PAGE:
If we did not act, we would be overlooking risks with material impacts on the investments we make on behalf of our clients, and failing to capture the opportunities to cut fuel and energy costs, and to create value. If we didn’t take climate change seriously, we would also lose the faith, confidence and trust of our clients, shareholders, employees and business partners, as well as government counterparts and regulators.
Does your approach to climate-related risks and opportunities differ across asset classes?
It does. We have the most impact on our private equity portfolio because we have more control and climate change is well integrated into our investment process.
Our due diligence includes climate change topics and we are engaging with our portfolio companies directly. Our established system for scoping and implementing ESG initiatives, tracking and reporting on them has been running very well for several years.
Real estate is a bit different as the topics are much narrower. Globally, buildings contribute to a huge base load of emissions. Here, we are focused on energy management. During due diligence on an asset, we ask the operator about its current energy efficiency efforts, what initiatives they have undertaken to reduce consumption and its sustainability certifications, which will include climate-related topics. We can also benchmark buildings against their peers: similarly sized buildings in similar locations. Then we act during ownership to reduce emissions over time.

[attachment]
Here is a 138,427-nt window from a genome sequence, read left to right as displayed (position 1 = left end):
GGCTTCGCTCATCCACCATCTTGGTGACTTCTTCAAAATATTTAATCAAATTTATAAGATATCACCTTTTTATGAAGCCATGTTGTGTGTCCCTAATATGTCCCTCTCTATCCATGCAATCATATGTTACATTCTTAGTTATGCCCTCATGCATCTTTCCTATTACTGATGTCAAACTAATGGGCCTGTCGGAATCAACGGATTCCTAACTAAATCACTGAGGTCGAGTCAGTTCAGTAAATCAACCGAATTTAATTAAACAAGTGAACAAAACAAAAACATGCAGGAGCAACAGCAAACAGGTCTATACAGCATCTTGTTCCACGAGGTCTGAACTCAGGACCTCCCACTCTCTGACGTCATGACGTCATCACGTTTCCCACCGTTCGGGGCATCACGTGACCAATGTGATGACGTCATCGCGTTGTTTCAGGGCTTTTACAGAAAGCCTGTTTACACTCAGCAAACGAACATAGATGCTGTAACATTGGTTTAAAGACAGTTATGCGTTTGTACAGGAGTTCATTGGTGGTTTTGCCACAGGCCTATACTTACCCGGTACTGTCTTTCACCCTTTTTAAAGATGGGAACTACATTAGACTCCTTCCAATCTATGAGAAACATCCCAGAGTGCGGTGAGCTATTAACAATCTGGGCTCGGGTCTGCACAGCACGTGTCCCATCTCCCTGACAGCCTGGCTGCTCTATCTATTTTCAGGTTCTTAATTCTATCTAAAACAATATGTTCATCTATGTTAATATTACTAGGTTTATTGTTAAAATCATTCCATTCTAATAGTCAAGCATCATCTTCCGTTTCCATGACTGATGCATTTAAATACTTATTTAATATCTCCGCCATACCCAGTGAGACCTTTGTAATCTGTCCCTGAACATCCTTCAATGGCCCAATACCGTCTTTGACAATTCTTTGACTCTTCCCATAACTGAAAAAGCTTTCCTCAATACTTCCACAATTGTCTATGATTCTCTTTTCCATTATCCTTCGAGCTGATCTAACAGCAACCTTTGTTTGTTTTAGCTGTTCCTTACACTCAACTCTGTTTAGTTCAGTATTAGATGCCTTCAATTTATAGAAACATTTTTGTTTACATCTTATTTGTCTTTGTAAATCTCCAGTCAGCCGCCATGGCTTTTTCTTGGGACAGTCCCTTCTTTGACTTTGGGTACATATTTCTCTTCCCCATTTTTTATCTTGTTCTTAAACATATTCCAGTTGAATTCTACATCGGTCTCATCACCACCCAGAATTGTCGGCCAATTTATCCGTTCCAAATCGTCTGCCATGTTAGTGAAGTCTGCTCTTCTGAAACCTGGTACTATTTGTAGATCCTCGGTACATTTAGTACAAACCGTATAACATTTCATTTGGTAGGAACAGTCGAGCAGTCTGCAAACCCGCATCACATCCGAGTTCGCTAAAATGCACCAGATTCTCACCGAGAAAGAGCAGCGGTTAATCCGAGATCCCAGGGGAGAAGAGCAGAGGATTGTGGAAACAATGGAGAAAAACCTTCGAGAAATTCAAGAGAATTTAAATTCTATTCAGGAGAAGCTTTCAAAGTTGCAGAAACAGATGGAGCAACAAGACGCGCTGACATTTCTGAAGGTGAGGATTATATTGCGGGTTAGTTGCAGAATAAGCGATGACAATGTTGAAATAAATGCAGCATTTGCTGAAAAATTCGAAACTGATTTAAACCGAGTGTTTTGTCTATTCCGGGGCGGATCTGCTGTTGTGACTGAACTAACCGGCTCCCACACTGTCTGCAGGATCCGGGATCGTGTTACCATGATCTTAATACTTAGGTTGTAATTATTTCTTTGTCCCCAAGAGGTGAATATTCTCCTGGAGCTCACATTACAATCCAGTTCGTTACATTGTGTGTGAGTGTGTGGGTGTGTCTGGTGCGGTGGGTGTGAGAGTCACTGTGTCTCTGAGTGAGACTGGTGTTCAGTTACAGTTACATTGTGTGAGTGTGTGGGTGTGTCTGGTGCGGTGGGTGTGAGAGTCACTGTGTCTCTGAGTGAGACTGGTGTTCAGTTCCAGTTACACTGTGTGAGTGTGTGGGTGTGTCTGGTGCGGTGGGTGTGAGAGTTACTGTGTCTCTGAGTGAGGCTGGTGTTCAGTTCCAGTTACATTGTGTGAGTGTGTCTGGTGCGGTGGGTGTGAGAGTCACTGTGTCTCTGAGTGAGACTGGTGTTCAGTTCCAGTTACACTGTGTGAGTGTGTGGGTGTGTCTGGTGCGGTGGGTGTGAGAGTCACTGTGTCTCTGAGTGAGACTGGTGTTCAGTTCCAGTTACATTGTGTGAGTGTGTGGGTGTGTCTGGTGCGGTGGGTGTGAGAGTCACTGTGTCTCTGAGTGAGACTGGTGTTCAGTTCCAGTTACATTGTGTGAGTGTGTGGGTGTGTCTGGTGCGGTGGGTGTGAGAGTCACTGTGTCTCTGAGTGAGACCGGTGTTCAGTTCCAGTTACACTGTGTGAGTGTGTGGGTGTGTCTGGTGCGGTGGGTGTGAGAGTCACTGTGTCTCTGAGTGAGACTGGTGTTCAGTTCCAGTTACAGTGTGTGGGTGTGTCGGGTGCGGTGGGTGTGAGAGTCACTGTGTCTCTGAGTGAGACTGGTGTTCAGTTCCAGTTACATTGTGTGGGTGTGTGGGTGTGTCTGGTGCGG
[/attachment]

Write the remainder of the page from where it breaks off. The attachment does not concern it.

Private debt is the asset class that differs the most because we have less control. In this case our approach is somewhat more focused on risk mitigation. We take a similar overall approach to risk in private debt as we do to private equity, but in debt we work with the sponsor, which can have varying processes around ESG. However, we have had a number of sponsors say they want to take action on climate issues but don’t know how. They have asked us for a steer on what to look for and how to tackle these risks given Partners Group’s expertise in the area.